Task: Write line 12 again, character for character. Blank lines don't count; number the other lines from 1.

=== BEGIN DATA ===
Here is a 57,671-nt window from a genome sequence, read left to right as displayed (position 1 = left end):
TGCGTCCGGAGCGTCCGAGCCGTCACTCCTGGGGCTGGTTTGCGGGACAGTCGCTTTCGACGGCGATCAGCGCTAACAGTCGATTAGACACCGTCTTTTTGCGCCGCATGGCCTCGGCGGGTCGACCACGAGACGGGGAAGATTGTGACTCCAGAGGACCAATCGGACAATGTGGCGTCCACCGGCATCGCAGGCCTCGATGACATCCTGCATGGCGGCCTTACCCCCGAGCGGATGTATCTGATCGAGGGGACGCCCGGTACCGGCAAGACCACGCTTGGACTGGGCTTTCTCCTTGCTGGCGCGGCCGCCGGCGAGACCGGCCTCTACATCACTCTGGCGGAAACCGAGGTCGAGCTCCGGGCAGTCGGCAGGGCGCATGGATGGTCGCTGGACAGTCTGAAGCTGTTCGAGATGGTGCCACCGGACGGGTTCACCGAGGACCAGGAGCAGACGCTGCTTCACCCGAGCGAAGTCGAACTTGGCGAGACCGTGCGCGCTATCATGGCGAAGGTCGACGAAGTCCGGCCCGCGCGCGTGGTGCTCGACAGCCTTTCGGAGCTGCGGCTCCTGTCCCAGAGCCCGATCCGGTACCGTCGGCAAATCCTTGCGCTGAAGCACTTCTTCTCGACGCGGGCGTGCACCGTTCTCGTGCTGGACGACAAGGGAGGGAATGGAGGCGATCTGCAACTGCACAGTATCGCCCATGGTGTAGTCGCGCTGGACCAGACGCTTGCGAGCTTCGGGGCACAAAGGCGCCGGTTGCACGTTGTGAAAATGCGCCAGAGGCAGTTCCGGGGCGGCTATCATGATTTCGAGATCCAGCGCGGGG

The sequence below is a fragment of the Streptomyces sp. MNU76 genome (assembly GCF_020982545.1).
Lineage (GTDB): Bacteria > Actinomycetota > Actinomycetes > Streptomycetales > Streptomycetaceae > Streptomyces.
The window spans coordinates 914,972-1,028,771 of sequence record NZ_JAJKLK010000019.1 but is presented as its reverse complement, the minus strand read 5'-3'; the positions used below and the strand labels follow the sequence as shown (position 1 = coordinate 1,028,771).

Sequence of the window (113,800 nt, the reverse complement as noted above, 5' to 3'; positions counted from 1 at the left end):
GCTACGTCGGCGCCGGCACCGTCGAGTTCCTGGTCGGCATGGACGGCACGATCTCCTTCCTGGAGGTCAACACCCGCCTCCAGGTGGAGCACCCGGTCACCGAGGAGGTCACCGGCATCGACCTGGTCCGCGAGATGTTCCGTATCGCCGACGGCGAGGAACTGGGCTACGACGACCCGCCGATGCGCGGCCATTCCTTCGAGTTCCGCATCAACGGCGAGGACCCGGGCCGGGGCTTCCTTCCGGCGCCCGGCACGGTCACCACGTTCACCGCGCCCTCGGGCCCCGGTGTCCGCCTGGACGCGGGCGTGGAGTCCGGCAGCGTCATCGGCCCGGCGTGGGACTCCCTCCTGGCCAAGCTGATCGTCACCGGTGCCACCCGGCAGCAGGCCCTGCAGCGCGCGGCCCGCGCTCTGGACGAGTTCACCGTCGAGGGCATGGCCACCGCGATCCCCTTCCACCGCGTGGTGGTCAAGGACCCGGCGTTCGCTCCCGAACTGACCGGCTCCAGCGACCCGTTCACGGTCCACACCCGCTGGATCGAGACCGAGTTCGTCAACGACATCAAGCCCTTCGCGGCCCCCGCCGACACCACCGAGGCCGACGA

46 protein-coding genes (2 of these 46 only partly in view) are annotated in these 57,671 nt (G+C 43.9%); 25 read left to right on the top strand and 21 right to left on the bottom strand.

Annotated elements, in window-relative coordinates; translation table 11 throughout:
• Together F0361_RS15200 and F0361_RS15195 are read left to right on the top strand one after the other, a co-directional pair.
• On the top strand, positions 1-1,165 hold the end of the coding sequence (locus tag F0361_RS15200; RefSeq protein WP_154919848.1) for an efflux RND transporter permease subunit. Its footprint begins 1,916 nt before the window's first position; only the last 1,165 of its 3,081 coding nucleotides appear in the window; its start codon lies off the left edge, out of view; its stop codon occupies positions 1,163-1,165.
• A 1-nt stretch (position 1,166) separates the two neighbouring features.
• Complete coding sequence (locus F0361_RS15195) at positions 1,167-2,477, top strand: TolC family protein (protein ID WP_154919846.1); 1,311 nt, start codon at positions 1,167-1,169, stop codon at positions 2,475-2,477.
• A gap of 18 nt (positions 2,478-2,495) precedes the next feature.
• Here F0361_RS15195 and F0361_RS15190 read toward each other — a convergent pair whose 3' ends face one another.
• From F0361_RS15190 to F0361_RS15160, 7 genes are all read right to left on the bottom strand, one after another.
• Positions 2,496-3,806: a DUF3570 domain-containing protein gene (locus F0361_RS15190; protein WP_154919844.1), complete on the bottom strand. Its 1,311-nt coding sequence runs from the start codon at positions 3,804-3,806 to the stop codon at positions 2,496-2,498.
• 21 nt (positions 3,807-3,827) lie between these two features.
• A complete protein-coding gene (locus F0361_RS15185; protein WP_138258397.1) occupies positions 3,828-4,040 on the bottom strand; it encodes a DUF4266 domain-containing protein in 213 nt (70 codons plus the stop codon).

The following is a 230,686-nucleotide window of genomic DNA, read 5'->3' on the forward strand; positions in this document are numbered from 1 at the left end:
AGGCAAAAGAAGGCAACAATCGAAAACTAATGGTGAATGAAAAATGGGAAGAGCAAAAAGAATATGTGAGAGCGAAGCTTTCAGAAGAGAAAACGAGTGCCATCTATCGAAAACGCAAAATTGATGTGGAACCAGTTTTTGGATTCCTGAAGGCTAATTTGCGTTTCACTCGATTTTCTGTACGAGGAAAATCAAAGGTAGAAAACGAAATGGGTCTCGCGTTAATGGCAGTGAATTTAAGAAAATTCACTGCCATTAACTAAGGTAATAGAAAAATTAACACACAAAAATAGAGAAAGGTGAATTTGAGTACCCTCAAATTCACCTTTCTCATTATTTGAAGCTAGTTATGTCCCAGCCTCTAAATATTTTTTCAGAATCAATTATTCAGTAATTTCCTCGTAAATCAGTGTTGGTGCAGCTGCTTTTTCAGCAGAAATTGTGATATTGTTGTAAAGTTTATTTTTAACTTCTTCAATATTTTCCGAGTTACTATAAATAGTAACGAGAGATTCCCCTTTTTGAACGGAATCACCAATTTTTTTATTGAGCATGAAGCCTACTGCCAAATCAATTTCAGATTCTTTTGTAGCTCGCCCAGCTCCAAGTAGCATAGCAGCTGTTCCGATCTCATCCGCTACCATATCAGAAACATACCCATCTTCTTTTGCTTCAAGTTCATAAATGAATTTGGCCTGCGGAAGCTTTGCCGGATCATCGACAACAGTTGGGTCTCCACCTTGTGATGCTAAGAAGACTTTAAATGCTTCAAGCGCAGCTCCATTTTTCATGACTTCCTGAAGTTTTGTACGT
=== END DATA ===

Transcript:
• A 1-nt stretch (position 1,166) separates the two neighbouring features.